# Interval order

2020 Mathematics Subject Classification: Primary: 06A [MSN][ZBL]

interval ordering, interval partially ordered set, interval poset

A partial order on the set $S$ of closed intervals of the real line $\mathbb{R}$, defined by $$I_1 \le I_2 \Leftrightarrow x \le y\ \text{in}\ \mathbb{R}\ \text{for all}\ x\in I_1,\,y \in I_2\ .$$

Such a partially ordered set (more precisely, one isomorphic to it) is called an interval order.

A linear order, also called a totally ordered set, is an interval order (but an interval order need not be total, of course).

There is the following forbidden sub-poset characterization of interval orders (the Fishburn theorem, [a1]): A poset $P$ is an interval order if and only if $P$ does not contain the disjoint sum $\mathbf{2} + \mathbf{2}$ as a sub-poset (cf. also Disjoint sum of partially ordered sets). Here, $\mathbf{2}$ is the totally ordered set $\{1,2\}$, $1<2$, so that $\mathbf{2} + \mathbf{2} = \{a_1,a_2,b_1,b_2\}$ with $a_1 < a_2$, $b_1 < b_2$ and no other comparable pairs of distinct elements.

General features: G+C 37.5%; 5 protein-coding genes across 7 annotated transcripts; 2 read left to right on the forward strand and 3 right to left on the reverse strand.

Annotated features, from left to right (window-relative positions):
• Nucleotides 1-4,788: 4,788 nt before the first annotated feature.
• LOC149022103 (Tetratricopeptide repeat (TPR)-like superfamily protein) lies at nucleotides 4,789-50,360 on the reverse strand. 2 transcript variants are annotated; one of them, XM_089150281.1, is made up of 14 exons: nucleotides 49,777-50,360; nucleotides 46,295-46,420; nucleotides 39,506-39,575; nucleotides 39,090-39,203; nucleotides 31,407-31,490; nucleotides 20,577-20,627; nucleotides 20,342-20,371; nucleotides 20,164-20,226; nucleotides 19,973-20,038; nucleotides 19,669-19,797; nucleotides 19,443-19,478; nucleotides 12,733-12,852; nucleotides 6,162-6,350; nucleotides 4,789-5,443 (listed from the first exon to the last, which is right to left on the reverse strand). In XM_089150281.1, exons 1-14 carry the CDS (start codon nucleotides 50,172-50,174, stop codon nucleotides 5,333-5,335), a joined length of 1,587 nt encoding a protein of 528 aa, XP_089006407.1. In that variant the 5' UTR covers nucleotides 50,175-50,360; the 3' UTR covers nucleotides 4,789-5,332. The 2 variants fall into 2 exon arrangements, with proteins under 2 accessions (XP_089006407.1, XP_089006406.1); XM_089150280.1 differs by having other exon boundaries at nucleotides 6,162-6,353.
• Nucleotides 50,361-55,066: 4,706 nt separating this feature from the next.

A poset is called a semi-order if there is a function $f : P \rightarrow \mathbf{R}$ such that $x < y$ in $P$ if and only if $f(y) > f(x)+1$. Clearly, a semi-order is isomorphic to a unit interval order: an interval order with all intervals of length $1$. Here too, a forbidden sub-poset characterization holds (the Scott–Suppes theorem, [a2]): A poset $P$ is a semi-order if and only if it does not contain either $\mathbf{2} + \mathbf{2}$ or $\mathbf{3} + \mathbf{1}$ as a sub-poset.

How to Cite This Entry:
Interval order. Encyclopedia of Mathematics. URL: http://encyclopediaofmath.org/index.php?title=Interval_order&oldid=54265
This article was adapted from an original article by M. Hazewinkel (originator), which appeared in Encyclopedia of Mathematics - ISBN 1402006098. See original article